In 2010 I went on the Foundry Workshop and was in Rena Effendi’s class. She’s a very nice lady but I didn’t really get anything out of the experience – the group was too big (about 10 I think), the workshop was ginormous (more than 100 photographers) and I didn’t like the atmosphere, which I found very cliquey. I came out with a nice body of work, but I really don’t feel I grew in any way during that week. I decided as a result that I wouldn’t do any more workshops – that from now on I’d invest all my spare money in my work.

In Jan 2010 (before Foundry) I started my MA. It all depends how you look at this but I think £2,000 a year is actually quite reasonable for what we’ve had in return (especially when I compare it to workshop prices….when I looked at politics MAs after graduating in 2003 the prices at Manchester Uni were similar).

I have already undertaken independent photography projects at home and abroad, been commissioned by newspapers and magazines, been published and all of that before my MA started, so in some senses I had some of the skills and experience you are talking about already, but what I’ve gained from this course is being pushed to think in a completely different way about my practice. I really don’t think I would have produced the same kind of work on my own, and I’ve particularly enjoyed the research side of the MA.

I’m not particularly trying to make a living purely from photography but want to balance it with my existing (writing) work. I don’t think any of my classmates are naive enough to think it’s going to get them jobs – we all just wanted to grow as photographers and people, cheesy as that sounds.

I think people find the path that is right for them in the end. Uni courses work for some, workshops for others, and just going out and doing it for others.

Author — duckrabbit

duckrabbit is a production company formed by radio producer/journalist Benjamin Chesterton and photographer David White. We specialize in digital storytelling.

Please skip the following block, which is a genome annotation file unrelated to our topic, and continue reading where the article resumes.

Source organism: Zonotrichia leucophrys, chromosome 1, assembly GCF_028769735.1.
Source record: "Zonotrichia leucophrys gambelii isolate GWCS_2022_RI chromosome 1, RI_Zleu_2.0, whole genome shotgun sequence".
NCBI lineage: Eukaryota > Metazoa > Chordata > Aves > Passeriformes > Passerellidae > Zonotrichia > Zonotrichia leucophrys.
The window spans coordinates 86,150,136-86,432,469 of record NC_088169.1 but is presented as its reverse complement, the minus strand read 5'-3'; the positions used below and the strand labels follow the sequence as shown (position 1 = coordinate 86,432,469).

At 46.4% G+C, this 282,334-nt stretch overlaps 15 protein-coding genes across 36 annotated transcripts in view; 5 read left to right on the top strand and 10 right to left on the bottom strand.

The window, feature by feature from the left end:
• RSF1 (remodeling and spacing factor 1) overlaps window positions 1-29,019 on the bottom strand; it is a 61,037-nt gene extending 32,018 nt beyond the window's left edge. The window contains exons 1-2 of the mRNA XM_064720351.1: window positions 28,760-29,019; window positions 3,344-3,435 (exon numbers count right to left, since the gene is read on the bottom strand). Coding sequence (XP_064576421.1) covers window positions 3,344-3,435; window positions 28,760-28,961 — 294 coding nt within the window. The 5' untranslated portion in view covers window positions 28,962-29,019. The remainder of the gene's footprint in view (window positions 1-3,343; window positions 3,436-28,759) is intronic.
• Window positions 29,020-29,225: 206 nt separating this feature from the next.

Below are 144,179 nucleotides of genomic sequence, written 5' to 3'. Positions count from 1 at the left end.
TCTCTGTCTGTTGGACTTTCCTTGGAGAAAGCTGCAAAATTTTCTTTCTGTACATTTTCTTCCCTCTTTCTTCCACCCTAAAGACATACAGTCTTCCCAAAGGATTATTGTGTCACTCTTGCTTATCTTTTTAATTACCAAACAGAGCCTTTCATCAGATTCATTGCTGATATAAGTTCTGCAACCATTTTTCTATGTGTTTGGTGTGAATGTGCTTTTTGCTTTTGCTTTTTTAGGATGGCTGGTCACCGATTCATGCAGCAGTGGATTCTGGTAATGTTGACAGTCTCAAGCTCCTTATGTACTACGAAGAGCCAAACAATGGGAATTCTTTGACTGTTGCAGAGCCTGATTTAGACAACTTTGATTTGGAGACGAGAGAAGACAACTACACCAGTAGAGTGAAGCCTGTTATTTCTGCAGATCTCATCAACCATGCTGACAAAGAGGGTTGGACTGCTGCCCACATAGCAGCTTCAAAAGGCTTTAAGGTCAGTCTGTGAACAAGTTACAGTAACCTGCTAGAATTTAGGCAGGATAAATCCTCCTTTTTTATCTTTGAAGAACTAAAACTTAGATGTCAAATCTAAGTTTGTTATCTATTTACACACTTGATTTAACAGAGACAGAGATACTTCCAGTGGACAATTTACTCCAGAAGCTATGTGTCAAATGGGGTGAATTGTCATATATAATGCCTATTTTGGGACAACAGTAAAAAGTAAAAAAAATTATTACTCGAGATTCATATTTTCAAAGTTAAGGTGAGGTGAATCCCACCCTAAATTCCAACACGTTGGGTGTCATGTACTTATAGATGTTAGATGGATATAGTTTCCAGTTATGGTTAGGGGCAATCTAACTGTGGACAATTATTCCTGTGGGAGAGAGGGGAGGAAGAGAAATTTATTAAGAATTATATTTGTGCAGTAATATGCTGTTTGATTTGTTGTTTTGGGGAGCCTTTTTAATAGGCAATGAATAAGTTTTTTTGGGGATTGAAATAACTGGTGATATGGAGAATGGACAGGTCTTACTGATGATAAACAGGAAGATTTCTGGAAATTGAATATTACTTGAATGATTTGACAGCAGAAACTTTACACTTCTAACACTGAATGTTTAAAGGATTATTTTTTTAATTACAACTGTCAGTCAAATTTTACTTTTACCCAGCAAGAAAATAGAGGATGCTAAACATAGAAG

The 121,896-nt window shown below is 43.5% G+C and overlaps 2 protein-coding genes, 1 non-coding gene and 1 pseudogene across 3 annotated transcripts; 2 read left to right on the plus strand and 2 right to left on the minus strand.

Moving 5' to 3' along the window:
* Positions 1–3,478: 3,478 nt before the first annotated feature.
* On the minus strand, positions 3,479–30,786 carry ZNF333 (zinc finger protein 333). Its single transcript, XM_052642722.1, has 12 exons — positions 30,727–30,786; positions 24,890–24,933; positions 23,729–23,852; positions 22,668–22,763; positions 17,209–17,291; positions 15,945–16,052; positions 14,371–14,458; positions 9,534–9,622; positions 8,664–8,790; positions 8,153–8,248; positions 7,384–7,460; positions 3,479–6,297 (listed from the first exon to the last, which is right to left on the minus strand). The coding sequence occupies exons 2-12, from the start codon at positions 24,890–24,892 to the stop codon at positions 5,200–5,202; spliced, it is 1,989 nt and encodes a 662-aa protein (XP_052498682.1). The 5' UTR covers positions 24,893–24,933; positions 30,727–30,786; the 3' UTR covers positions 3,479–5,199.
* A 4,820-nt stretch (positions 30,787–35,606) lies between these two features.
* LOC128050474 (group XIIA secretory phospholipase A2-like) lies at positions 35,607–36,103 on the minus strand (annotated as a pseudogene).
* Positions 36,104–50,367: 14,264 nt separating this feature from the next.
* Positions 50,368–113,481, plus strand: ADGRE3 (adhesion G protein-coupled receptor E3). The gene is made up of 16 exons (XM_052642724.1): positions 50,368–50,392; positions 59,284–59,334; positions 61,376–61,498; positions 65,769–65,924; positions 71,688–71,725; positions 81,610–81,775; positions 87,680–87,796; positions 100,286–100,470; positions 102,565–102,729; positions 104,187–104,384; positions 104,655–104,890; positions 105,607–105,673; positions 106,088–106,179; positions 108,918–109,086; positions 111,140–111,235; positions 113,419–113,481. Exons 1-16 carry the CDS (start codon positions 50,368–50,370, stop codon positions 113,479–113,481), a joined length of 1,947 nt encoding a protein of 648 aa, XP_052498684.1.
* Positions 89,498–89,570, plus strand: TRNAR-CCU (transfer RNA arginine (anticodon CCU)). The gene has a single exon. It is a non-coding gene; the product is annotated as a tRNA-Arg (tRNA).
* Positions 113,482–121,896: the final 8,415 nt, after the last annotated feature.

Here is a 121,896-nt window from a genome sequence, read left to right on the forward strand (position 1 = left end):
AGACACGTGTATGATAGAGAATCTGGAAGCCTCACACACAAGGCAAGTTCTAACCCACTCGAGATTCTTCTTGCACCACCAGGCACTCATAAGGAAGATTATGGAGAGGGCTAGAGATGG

Discussion (15 Comments)

  1. OnTwerp grad says:

    I have a BA from OnTwerp and your comments were bang on -3rd year was a waste of time, my year didn’t even get the fabled ‘London Show’, a lot of students refused to be involved with the final show at the uni due to being so pissed off with it all, and we hardly saw the staff. 1st year was excellent, if 10 years (more like 20 or 20 to be honest) behind technologically and 2nd year was reasonable. Whilst it lacked heavily in the modern technical skills it was very strong on the theoretical side with 2 hour Friday lectures run by the MA course leader attended by even the most hungover and uninterested students…

    I’ve since done an MA on an up and coming course and can honestly say more teaching and practical knowledge was packed into 1 year than the 3 years at OnTwerp, and it very much pushed all students towards creating much stronger work.

  2. Sam says:

    The real joker in the pack? In the US there are now 300 creative writing programs that offer Masters of Fine Arts Degrees. That’s a lot of unemployed poets.

  3. Christophe Dillinger says:

    I regularly give workshop at HE level. I come round with a collection of old machines, I show the kind of zany stuff you can do with film, I talk about my work and the maagzine I’d put together. Students and I have a great time and very often we keep in touch, although I was only a couple of hours with them. I ws also an art teacher and I have just fininshed 6 years of part time studies (5 years BA PT art + 1 year FT masters). It is not that students don’t give a shit (well, some of them are not, obviously). It is not that the lecturers are old fashioned or out of touch or do not know their subjects. You see, I used to teach photography evening classes in FE. I have a teaching qual and I learnt everything about “barriers to learning”, “learning styles” and all the rest of it. This is useful stuff, and it works. All this is out of the window by the first year of BA. It is as if HE was a kind of separate world, where students magically change when matriculating from FE and they don’t need to be taught anymore. They do. Virtually every single student I have talked to has said the same thing to me in one way or another: the knowledge is there, we get glimpse of it, but the majority of lecturers can’t pass it across.
    Think about it: for years and years young people are told what to do, where to do it and how to do it. Then suddenly it all changes and nobody gives them any direction.It is not so much that students don’t give a shit, it’s more a case of lack of communication and lack of formal teaching.

    • Sara Trula says: